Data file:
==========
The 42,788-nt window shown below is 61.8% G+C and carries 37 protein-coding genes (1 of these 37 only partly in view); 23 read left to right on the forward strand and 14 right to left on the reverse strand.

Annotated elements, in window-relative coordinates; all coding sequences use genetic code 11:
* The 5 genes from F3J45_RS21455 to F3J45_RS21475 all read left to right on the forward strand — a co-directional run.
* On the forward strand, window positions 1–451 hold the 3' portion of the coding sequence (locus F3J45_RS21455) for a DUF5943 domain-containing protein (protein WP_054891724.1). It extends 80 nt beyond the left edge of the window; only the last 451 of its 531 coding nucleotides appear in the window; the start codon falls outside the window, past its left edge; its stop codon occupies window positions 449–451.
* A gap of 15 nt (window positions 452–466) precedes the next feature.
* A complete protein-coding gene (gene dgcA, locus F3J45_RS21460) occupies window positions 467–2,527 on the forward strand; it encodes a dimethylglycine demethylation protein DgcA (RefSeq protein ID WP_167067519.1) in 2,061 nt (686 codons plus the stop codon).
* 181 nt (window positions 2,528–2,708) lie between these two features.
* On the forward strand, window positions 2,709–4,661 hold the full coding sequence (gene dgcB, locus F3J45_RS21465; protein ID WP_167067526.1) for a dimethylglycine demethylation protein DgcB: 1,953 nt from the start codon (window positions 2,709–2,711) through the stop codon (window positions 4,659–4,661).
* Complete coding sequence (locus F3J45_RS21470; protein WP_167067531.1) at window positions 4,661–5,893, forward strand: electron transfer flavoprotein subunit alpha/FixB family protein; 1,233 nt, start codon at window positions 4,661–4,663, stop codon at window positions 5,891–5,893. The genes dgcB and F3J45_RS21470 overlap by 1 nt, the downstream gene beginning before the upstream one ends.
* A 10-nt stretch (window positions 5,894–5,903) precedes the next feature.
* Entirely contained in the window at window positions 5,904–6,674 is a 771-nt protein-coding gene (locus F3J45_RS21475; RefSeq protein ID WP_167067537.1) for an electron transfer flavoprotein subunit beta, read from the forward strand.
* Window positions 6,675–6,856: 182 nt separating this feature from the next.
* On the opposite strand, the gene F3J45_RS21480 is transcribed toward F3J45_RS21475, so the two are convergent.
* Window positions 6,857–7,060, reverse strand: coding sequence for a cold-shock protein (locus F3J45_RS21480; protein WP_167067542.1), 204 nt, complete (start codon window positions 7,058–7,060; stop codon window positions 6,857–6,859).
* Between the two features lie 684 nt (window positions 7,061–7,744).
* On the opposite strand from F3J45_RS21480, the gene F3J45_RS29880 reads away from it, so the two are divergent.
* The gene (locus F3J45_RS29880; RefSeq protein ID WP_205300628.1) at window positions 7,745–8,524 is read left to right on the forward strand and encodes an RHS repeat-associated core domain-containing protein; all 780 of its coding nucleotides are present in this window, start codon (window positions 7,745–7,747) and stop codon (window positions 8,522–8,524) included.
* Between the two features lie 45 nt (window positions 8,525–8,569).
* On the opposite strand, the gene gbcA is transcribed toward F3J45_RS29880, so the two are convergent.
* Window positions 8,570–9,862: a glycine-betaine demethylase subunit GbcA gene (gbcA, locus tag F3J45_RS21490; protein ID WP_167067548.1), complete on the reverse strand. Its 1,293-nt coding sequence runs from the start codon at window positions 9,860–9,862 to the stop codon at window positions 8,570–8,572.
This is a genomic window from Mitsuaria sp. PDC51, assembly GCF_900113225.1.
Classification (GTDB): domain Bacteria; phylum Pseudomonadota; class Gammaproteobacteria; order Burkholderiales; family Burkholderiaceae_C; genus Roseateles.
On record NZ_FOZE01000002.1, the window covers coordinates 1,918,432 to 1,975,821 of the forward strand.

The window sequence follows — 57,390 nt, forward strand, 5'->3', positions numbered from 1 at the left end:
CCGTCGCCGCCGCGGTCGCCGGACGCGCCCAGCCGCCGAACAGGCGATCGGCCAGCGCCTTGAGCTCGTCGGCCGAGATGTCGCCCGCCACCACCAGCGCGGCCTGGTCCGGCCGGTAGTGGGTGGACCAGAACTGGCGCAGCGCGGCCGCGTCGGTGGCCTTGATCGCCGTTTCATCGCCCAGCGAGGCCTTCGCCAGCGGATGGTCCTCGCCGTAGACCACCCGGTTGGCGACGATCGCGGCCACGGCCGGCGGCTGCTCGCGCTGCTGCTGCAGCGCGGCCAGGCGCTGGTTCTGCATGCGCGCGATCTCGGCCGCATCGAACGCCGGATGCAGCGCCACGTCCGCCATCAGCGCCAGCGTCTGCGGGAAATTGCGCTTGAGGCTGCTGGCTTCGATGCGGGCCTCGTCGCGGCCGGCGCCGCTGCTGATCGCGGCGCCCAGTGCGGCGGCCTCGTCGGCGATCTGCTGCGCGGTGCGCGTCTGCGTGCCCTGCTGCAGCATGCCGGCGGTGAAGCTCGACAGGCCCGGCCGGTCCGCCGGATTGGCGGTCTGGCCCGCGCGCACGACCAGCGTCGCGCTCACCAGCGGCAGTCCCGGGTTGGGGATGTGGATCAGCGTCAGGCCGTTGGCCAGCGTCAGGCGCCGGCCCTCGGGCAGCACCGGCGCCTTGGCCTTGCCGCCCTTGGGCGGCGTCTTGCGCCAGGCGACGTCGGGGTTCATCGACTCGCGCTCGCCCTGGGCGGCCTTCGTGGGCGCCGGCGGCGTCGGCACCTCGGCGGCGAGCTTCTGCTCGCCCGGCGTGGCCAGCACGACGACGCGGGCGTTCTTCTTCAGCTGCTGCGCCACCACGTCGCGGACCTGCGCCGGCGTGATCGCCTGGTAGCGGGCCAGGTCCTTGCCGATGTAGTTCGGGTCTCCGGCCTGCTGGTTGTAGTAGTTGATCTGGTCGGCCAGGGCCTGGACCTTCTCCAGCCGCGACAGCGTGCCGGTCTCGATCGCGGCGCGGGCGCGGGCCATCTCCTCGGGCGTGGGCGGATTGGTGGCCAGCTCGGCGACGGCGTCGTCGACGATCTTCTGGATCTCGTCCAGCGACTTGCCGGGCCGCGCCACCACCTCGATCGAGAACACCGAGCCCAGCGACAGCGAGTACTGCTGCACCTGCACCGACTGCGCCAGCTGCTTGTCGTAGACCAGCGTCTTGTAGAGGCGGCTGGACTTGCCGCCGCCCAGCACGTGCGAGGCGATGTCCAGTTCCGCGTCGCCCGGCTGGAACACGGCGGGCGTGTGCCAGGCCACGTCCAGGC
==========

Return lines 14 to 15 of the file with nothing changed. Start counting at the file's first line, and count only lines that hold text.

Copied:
* Window positions 6,857–7,060, reverse strand: coding sequence for a cold-shock protein (locus F3J45_RS21480; protein WP_167067542.1), 204 nt, complete (start codon window positions 7,058–7,060; stop codon window positions 6,857–6,859).
* Between the two features lie 684 nt (window positions 7,061–7,744).